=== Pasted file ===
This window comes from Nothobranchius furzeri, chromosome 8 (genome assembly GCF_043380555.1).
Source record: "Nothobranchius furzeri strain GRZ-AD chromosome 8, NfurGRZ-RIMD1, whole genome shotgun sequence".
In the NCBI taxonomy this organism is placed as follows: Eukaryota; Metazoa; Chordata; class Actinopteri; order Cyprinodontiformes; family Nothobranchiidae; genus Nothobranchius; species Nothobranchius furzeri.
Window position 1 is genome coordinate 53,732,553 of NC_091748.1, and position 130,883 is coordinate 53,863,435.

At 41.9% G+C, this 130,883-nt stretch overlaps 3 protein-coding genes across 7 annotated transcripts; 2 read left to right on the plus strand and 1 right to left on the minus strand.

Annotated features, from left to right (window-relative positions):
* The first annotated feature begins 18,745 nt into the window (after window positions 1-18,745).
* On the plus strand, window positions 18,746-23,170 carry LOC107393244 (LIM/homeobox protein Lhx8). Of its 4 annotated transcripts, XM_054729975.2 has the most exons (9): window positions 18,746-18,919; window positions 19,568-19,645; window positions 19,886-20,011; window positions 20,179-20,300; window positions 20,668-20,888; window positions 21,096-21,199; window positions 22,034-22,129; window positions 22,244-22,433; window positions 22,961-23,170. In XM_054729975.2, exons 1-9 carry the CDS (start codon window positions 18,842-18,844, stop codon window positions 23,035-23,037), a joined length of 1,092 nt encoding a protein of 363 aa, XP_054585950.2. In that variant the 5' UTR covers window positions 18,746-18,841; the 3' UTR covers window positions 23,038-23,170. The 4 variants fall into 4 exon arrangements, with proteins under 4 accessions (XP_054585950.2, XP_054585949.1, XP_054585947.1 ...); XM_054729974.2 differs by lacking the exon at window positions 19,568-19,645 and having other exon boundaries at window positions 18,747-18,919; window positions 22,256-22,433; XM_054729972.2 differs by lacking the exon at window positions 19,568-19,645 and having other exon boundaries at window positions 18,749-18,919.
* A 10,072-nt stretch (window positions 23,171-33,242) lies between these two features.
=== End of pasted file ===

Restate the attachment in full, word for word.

This window comes from Nothobranchius furzeri, chromosome 8 (genome assembly GCF_043380555.1).
Source record: "Nothobranchius furzeri strain GRZ-AD chromosome 8, NfurGRZ-RIMD1, whole genome shotgun sequence".
In the NCBI taxonomy this organism is placed as follows: Eukaryota; Metazoa; Chordata; class Actinopteri; order Cyprinodontiformes; family Nothobranchiidae; genus Nothobranchius; species Nothobranchius furzeri.
Window position 1 is genome coordinate 53,732,553 of NC_091748.1, and position 130,883 is coordinate 53,863,435.

At 41.9% G+C, this 130,883-nt stretch overlaps 3 protein-coding genes across 7 annotated transcripts; 2 read left to right on the plus strand and 1 right to left on the minus strand.

Annotated features, from left to right (window-relative positions):
* The first annotated feature begins 18,745 nt into the window (after window positions 1-18,745).
* On the plus strand, window positions 18,746-23,170 carry LOC107393244 (LIM/homeobox protein Lhx8). Of its 4 annotated transcripts, XM_054729975.2 has the most exons (9): window positions 18,746-18,919; window positions 19,568-19,645; window positions 19,886-20,011; window positions 20,179-20,300; window positions 20,668-20,888; window positions 21,096-21,199; window positions 22,034-22,129; window positions 22,244-22,433; window positions 22,961-23,170. In XM_054729975.2, exons 1-9 carry the CDS (start codon window positions 18,842-18,844, stop codon window positions 23,035-23,037), a joined length of 1,092 nt encoding a protein of 363 aa, XP_054585950.2. In that variant the 5' UTR covers window positions 18,746-18,841; the 3' UTR covers window positions 23,038-23,170. The 4 variants fall into 4 exon arrangements, with proteins under 4 accessions (XP_054585950.2, XP_054585949.1, XP_054585947.1 ...); XM_054729974.2 differs by lacking the exon at window positions 19,568-19,645 and having other exon boundaries at window positions 18,747-18,919; window positions 22,256-22,433; XM_054729972.2 differs by lacking the exon at window positions 19,568-19,645 and having other exon boundaries at window positions 18,749-18,919.
* A 10,072-nt stretch (window positions 23,171-33,242) lies between these two features.